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The Student News Site of Stony Brook University

The Statesman

The Student News Site of Stony Brook University

The Statesman

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Partnership benefits students with disabilities

 

The partnership between Suffolk County Transit and Stony Brook University is available for all students, including those with disabilities, to get to off-campus locations.

Suffolk County Accessible Transportation, or SCAT, is a program for people who cannot access the Suffolk Transit bus because of disabilities that prohibit them from using the bus or getting to the bus stop, and it is available for SBU students.

There have been complaints made that students with disabilities are unable to get to off-campus locations on the weekend, but this service provides the same travel route, only with a different procedure to make a reservation.

According to Chris Chatterton, senior planner of transportation in Suffolk County, SCAT has not received any requests for Saturday service by any SBU student.

At first, the new partnership garnered complaints, as students were unaware of the new system or how to use it. James O’Connor, director of sustainability and transportation operations, said there have been less calls since they have advertised through the Internet and posters around bus stops on campus.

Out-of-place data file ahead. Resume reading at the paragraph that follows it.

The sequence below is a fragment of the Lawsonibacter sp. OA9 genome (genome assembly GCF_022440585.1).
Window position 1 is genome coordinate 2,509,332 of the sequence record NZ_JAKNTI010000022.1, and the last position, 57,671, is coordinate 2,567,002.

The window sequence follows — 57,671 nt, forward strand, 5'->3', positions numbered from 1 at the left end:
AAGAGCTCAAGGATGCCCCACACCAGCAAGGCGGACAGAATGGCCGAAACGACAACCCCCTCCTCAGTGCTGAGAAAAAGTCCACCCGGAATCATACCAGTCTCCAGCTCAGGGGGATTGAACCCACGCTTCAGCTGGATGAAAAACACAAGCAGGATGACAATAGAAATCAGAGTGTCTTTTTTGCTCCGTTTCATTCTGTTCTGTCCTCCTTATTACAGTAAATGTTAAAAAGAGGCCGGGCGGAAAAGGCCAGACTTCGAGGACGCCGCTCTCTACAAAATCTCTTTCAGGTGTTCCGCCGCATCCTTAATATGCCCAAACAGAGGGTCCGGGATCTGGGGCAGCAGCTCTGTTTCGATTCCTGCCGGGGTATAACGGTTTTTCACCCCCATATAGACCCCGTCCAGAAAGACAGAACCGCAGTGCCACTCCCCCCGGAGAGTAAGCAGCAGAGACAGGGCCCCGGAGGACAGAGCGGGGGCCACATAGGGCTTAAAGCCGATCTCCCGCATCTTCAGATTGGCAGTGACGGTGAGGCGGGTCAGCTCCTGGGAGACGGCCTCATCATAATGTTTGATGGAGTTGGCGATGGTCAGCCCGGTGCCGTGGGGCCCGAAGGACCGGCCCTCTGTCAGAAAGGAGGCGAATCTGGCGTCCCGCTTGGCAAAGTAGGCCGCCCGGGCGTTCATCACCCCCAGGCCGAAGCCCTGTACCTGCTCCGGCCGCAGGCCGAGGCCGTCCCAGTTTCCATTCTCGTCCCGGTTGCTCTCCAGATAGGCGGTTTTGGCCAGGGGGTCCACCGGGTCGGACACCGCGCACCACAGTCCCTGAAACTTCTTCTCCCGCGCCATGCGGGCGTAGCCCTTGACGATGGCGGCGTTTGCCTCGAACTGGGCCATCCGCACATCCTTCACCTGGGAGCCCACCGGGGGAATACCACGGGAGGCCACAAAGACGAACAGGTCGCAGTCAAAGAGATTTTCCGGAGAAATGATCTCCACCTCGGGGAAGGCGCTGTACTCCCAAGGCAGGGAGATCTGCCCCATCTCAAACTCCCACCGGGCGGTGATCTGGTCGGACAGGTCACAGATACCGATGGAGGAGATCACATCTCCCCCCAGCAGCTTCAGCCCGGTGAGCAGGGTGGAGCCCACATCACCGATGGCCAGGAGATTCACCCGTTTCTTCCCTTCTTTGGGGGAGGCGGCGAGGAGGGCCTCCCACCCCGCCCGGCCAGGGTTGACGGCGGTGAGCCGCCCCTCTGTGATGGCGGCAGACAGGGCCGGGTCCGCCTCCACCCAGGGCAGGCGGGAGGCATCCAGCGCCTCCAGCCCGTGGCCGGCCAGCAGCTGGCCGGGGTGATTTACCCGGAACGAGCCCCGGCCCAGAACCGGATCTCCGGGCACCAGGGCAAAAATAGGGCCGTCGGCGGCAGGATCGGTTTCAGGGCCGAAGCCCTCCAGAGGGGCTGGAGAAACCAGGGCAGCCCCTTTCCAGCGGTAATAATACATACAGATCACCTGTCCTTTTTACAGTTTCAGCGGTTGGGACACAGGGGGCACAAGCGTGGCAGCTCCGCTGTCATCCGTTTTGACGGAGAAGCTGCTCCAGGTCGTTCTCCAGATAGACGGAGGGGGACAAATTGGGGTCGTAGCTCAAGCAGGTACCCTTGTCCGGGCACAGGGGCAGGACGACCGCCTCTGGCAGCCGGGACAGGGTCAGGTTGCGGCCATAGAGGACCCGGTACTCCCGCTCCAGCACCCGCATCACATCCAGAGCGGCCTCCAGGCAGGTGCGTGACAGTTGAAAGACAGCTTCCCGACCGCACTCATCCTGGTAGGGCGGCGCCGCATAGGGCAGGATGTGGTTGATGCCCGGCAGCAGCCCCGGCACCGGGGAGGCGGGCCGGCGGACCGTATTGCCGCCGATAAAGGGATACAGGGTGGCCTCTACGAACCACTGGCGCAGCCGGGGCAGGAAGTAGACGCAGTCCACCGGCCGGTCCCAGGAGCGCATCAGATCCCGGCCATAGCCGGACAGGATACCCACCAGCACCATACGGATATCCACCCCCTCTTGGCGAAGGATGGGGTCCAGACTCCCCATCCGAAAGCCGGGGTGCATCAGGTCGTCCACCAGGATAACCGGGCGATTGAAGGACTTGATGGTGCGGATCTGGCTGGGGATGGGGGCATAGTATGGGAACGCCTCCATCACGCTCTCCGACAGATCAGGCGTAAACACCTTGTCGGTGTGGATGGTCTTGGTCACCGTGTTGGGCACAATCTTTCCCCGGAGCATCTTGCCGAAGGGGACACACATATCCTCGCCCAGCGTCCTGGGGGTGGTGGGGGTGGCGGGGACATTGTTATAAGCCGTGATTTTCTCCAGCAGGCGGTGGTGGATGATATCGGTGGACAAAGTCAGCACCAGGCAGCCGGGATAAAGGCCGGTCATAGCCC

“It’s a change in services,” O’Connor said. “It’s always a challenge to get the message out.”

Prior to the partnership, students with disabilities used ADA Accessible Services to go off campus.

“We were both utilizing the same route,” O’Connor said of the bus routes to off-campus locations such as the mall. The partnership now gives students the ability to travel on the Suffolk Transit bus routes 3D, S60 and S69. SCAT riders can go where the origin and destination are both within three-quarters of a mile of Suffolk Transit bus routes.

Making a reservation with ADA Accessible Services required the student to call Disabilities Support Services to make the reservation because the university provided the transportation, O’Connor said. Now, students must call SCAT directly.

“Those students who wish to use SCAT service must register with the Suffolk County Office for People with Disabilities,” Chatterton said. In some cases, students who are already registered with another para-transit service provider, such as those in Nassau County or New York City, have up to 21 days per year to use the system as visitors.

In order to be a rider now, the student must provide a valid Stony Brook University student ID card and identification showing that he or she is eligible to receive para-transit service under the Americans With Disabilities Act of 1990.

For more information on registering for the program or making a reservation, visit www.sct-bus.org. To make a reservation, students can call SCAT at 631-738-1150.

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